Michigan’s early season struggles continue in series against Stanford
A spring break tour that was so promising two weeks ago finally came to an end Sunday as the Wolverines (3-8 overall) lost to No. 8 Stanford (11-1) by a score of 7-4.
The trip had not only offered Michigan the chance to finally play some meaningful baseball after a long offseason, but also to escape from the winter weather. After a quick three game series in Florida against Army, the Wolverines traveled west to California, where they participated in the Tony Gwynn Legacy tournament, played a game against San Diego State and then wrapped up with a four game series against the Cardinal.
The Californian portion of the trip was particularly dismal for the Wolverines, with the 3-1 series loss to Stanford capping off a tough start to the season.
Michigan only recorded two hits in a 7-0 shutout loss Friday. Striking out twelve times and stranding all three of their baserunners, the Wolverines weren’t able to get anything going offensively against Stanford’s starter Tristan Beck.
If you can’t score, you can’t win. Michigan’s pitching staff faced an uphill battle all night long. With that being said, the Wolverines’ number one, senior Alec Rennard, didn’t pitch his best game. In five innings of work, he let up six hits and had four earned runs. Junior reliever Troy Miller also saw time, allowing two runs on two hits.
Saturday’s early matchup was a much closer affair though. In fact, Michigan was up 2-0 heading into the bottom of the ninth, when freshman Jeff Criswell gave up a walk-off three run homer to Stanford’s Tim Tawa. The ending wasn’t indicative of the Wolverines’ overall performance. Sophomore lefty Tommy Henry allowed only five hits in seven shutout innings.
Coming off the back of the demoralizing loss earlier in the day, Michigan bounced back to a degree in Saturday’s second game. Sophomores Karl Kauffman and Jack Weisenburger showed just what the Wolverine pitching staff is capable of, allowing three hits combined as they shutout the Cardinal in a 5-0 win.
“Tommy Henry and Karl Kaufmann pitched really well Saturday,” said coach Erik Bakich. The most important thing for them is to throw their off-speed pitches for strikes. When you get in to an extended outing, for Tommy and Karl to pitch deep into the game they need to throw multiple pitches for strikes, and that’s exactly what they did. Very encouraging signs for sure.”
Offensively, shortstop Jack Blomgren had two RBIs on two hits, while senior catcher Brock Keener scored twice. Michigan also took advantage of four errors on the part of the Cardinal defense.
If Saturday’s second game showcased the best of the Wolverine’s pitching staff, Sunday’s loss accomplished the exact opposite. Excluding a great performance by freshman Ben Dragani, who didn’t allow a hit in four innings, Michigan’s pitching was at times mediocre. Senior Jayce Vancena allowed five hits and four earned runs in just over an inning of work. Junior Will Tribucher didn’t fare much better, as he walked three people and allowed a run in relief of Vancena. On the other side of Dragani’s performance, junior Jack Bredeson also struggled before the team turned to freshman Angelo Smith to pitch the eighth inning.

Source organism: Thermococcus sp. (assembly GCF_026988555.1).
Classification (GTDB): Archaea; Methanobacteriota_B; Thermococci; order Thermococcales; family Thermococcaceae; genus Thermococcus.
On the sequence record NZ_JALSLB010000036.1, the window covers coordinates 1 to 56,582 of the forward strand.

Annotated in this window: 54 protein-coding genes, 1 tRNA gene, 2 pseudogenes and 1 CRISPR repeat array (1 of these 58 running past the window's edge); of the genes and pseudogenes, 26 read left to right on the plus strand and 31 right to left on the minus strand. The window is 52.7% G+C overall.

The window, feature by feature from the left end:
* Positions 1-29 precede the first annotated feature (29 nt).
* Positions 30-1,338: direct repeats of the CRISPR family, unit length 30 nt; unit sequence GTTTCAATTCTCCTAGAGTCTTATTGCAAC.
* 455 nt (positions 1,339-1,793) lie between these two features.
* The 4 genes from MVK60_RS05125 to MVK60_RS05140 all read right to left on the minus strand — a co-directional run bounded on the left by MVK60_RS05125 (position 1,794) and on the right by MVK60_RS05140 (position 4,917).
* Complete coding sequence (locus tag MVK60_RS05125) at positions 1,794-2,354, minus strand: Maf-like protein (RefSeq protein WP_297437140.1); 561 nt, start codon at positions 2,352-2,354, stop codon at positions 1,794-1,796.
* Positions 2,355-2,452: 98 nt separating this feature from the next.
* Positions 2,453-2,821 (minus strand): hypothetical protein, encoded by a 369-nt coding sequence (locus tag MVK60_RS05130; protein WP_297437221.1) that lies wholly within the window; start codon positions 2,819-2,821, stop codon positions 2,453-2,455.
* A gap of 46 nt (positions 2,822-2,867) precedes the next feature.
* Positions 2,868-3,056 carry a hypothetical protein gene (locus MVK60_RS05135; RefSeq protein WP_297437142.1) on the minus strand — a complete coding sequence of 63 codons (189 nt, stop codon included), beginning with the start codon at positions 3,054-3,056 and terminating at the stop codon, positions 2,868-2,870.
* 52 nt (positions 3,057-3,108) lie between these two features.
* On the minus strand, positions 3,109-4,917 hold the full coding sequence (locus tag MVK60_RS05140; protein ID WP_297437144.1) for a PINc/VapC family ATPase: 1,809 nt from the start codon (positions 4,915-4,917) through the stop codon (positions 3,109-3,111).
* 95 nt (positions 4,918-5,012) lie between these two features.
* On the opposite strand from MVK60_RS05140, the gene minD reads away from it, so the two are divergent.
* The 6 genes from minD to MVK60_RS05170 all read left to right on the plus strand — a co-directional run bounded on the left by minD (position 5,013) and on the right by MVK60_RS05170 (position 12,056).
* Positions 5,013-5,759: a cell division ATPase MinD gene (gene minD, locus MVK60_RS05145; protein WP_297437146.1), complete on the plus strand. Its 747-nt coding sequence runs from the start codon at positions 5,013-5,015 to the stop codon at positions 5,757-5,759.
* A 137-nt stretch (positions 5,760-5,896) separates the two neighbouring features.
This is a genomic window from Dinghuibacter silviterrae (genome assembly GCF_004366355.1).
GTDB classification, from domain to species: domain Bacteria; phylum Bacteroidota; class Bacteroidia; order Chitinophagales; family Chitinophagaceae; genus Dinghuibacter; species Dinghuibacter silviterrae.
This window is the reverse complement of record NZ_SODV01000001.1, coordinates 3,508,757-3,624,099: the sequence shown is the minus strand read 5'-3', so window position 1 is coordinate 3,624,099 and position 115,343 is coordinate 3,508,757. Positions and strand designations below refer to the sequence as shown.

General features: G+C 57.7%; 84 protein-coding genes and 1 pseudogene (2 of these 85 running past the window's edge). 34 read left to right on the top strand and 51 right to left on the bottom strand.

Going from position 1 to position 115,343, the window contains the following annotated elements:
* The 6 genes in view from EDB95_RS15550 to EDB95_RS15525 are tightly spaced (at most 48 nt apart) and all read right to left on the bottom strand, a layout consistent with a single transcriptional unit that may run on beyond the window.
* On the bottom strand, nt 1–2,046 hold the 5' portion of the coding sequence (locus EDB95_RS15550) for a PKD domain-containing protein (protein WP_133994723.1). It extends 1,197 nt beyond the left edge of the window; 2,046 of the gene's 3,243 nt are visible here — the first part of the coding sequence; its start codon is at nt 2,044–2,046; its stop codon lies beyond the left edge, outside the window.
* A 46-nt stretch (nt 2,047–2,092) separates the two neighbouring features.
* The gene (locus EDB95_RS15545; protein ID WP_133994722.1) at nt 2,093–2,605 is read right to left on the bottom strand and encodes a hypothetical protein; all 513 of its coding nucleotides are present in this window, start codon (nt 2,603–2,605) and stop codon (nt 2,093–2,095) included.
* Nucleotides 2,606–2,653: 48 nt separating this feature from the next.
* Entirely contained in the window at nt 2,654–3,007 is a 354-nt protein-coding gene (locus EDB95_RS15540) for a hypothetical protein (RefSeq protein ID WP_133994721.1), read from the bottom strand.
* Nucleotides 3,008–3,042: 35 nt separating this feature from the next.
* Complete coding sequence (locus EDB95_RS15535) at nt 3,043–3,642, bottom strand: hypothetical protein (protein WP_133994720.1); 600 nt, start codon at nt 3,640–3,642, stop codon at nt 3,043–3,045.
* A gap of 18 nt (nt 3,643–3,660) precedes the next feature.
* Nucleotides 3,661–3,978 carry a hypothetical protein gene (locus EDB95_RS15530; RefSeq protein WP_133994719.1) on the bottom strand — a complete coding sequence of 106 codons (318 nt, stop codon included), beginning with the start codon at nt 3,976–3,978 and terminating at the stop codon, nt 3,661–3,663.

“Yeah Jayce didn’t have a good day,” Bakich said. “It was just as simple as that. He’s one of our starting pitchers, he’s one of our better guys. In order for our team to have a good season, we’re going to need him to be good. I would say today was just more a fluke than anything else.”
The Wolverines out-hit Stanford but were unable to turn their baserunners into runs for the most part. Redshirt junior outfielder Miles Lewis led the way going 2-3 with 2 RBIs and a run. Ako Thomas, Michigan’s most prolific hitter in the series, also went 2-4 and scored on an RBI groundout by junior outfielder Jonathan Engelmann.
A series loss to the eighth-ranked team in the country wasn’t necessarily unexpected for the relatively young and inexperienced Wolverines. The team showed obvious improvement over the course of the series, and played much better than they had in their first four games in sunny California.
Michigan's start to the season is clearly worrisome, but as they return to Ann Arbor, optimism is still in the air.
“I think (the team) is encouraged,” Bakich said. “We were a couple plays away from being 3-1 this weekend instead of 1-3.
“We challenged ourselves. I just looked at the schedule numbers, we have the number one strength of schedule in the country. For a young team with a lot of guys who haven’t gotten a lot of repetitions, this (trip) has been good. I wouldn’t be surprised if we got really hot because of getting punched in the mouth over the past couple of weeks.”